3. addBook sends a POST request to /books to add a new book.
  4. Review the rest of the changes on your own, referencing the Vue docs as necessary.

Can you think of any potential errors on the client or server? Handle these on your own to improve the users’ experience.

Finally, update the “Add Book” button in the template so that the modal is displayed when the button is clicked:

<button type="button" class="btn btn-success btn-sm" v-b-modal.book-modal>Add Book</button>

The component should now look like this:

<template>
  <div class="container">
    <div class="row">
      <div class="col-sm-10">
        <h1>Books</h1>
        <hr><br><br>
        <button type="button" class="btn btn-success btn-sm" v-b-modal.book-modal>Add Book</button>
        <br><br>
        <table class="table table-hover">
          <thead>
            <tr>
              <th scope="col">Title</th>
              <th scope="col">Author</th>
              <th scope="col">Read?</th>
              <th></th>
            </tr>
          </thead>
          <tbody>
            <tr v-for="(book, index) in books" :key="index">
              <td></td>
              <td></td>
              <td>
                <span v-if="book.read">Yes</span>
                <span v-else>No</span>
              </td>
              <td>
                <button type="button" class="btn btn-warning btn-sm">Update</button>
                <button type="button" class="btn btn-danger btn-sm">Delete</button>
              </td>
            </tr>
          </tbody>
        </table>
      </div>
    </div>
    <b-modal ref="addBookModal"
             id="book-modal"
             title="Add a new book"
             hide-footer>
      <b-form @submit="onSubmit" @reset="onReset" class="w-100">
      <b-form-group id="form-title-group"
                    label="Title:"
                    label-for="form-title-input">
          <b-form-input id="form-title-input"
                        type="text"
                        v-model="addBookForm.title"
                        required
                        placeholder="Enter title">
          </b-form-input>
        </b-form-group>
        <b-form-group id="form-author-group"
                      label="Author:"
                      label-for="form-author-input">
            <b-form-input id="form-author-input"
                          type="text"
                          v-model="addBookForm.author"
                          required
                          placeholder="Enter author">
            </b-form-input>
          </b-form-group>
        <b-form-group id="form-read-group">
          <b-form-checkbox-group v-model="addBookForm.read" id="form-checks">
            <b-form-checkbox value="true">Read?</b-form-checkbox>
          </b-form-checkbox-group>
        </b-form-group>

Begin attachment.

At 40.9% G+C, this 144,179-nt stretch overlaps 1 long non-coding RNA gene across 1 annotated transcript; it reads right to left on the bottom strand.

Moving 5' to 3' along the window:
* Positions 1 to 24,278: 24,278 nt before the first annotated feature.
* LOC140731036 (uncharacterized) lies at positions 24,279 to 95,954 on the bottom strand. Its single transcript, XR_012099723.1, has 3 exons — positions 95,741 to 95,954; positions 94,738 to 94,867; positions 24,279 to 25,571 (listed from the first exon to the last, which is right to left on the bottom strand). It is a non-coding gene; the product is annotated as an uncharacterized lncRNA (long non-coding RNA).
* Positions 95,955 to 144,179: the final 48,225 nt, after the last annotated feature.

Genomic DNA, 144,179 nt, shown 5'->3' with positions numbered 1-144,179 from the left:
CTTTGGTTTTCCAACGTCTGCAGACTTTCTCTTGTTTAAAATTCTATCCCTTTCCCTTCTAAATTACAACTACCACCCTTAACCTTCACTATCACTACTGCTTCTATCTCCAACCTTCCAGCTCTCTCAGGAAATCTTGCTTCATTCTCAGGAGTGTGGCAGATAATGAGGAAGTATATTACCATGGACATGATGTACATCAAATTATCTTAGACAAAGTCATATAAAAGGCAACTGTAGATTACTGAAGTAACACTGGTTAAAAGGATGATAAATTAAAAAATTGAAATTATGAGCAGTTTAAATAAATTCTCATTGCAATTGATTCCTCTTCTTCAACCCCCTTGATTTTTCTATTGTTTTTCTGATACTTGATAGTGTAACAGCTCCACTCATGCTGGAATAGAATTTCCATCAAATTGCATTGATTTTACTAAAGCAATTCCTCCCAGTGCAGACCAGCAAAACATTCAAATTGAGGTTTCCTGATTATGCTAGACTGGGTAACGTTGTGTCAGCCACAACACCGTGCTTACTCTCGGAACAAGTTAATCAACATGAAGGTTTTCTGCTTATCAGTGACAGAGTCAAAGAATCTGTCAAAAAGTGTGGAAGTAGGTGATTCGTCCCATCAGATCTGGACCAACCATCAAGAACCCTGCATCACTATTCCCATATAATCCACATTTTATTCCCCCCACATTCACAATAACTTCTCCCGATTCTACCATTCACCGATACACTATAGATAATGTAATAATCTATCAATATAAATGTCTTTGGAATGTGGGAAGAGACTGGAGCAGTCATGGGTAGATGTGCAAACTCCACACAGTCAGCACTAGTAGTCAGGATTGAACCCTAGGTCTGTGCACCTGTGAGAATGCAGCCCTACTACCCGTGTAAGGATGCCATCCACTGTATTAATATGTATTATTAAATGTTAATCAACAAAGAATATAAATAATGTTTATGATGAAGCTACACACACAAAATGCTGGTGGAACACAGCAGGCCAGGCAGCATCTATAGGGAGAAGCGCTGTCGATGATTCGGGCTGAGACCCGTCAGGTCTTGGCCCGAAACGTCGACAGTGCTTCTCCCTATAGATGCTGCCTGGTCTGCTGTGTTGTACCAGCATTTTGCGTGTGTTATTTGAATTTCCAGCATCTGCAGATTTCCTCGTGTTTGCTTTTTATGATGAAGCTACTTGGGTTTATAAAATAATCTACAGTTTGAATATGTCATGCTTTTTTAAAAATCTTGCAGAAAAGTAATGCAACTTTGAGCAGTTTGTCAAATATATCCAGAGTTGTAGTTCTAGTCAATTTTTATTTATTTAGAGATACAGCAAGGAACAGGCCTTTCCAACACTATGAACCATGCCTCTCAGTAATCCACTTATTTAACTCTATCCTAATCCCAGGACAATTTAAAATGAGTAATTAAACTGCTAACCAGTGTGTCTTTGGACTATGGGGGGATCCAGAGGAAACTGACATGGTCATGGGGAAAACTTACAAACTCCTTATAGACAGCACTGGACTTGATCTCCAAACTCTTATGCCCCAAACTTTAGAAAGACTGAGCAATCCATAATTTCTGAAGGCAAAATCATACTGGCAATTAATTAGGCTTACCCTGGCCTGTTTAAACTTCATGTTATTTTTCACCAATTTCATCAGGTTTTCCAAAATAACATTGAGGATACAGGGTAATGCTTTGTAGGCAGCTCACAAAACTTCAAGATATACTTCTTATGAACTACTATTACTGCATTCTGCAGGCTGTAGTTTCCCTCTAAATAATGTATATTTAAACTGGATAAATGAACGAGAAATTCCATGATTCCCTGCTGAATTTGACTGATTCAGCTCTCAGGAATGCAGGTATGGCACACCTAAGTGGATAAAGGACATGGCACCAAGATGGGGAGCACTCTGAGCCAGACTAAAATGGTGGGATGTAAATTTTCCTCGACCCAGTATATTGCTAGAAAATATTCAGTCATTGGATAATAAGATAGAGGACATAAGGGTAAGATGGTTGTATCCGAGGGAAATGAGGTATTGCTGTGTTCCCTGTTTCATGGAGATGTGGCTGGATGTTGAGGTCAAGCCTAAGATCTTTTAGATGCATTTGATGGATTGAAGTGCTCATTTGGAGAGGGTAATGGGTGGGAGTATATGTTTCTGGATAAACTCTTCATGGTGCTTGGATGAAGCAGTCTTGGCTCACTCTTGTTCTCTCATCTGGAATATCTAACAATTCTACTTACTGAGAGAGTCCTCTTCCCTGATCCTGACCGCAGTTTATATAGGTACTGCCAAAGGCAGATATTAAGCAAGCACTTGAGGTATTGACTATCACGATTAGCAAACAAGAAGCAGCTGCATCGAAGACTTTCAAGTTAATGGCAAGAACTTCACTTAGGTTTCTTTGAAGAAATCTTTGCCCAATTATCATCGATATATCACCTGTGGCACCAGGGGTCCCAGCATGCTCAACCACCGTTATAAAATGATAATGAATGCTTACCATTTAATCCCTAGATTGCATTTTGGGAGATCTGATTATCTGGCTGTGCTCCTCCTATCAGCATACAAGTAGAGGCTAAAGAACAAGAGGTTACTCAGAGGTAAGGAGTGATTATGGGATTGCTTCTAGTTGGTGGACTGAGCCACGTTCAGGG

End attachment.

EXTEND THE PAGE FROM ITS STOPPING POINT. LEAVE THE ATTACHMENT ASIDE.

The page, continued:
<b-button type="submit" variant="primary">Submit</b-button>
        <b-button type="reset" variant="danger">Reset</b-button>
      </b-form>
    </b-modal>
  </div>
</template>

<script>
import axios from 'axios';

export default {
  data() {
    return {
      books: [],
      addBookForm: {
        title: '',
        author: '',
        read: [],
      },
    };
  },
  methods: {
    getBooks() {
      const path = 'http://localhost:5000/books';
      axios.get(path)
        .then((res) => {
          this.books = res.data.books;
        })
        .catch((error) => {
          // eslint-disable-next-line
          console.error(error);
        });
    },
    addBook(payload) {
      const path = 'http://localhost:5000/books';
      axios.post(path, payload)
        .then(() => {
          this.getBooks();
        })
        .catch((error) => {
          // eslint-disable-next-line
          console.log(error);
          this.getBooks();
        });
    },
    initForm() {
      this.addBookForm.title = '';
      this.addBookForm.author = '';
      this.addBookForm.read = [];
    },
    onSubmit(evt) {
      evt.preventDefault();
      this.$refs.addBookModal.hide();
      let read = false;
      if (this.addBookForm.read[0]) read = true;
      const payload = {
        title: this.addBookForm.title,
        author: this.addBookForm.author,
        read, // property shorthand
      };
      this.addBook(payload);
      this.initForm();
    },
    onReset(evt) {
      evt.preventDefault();
      this.$refs.addBookModal.hide();
      this.initForm();
    },
  },
  created() {
    this.getBooks();
  },
};
</script>

Test it out! Try adding a book:

add new book

Alert Component

Next, let’s add an Alert component to display a message to the end user after a new book is added. We’ll create a new component for this since it’s likely that you’ll use the functionality in a number of components.

Add a new file called Alert.vue to “client/src/components”:

<template>
  <p>It works!</p>
</template>

Then, import it into the script section of the Books component and register the component:

<script>
import axios from 'axios';
import Alert from './Alert';

...

export default {
  data() {
    return {
      books: [],
      addBookForm: {
        title: '',
        author: '',
        read: [],
      },
    };
  },
  components: {
    alert: Alert,
  },

  ...

};
</script>

Now, we can reference the new component in the template section:

<template>
  <b-container>
    <b-row>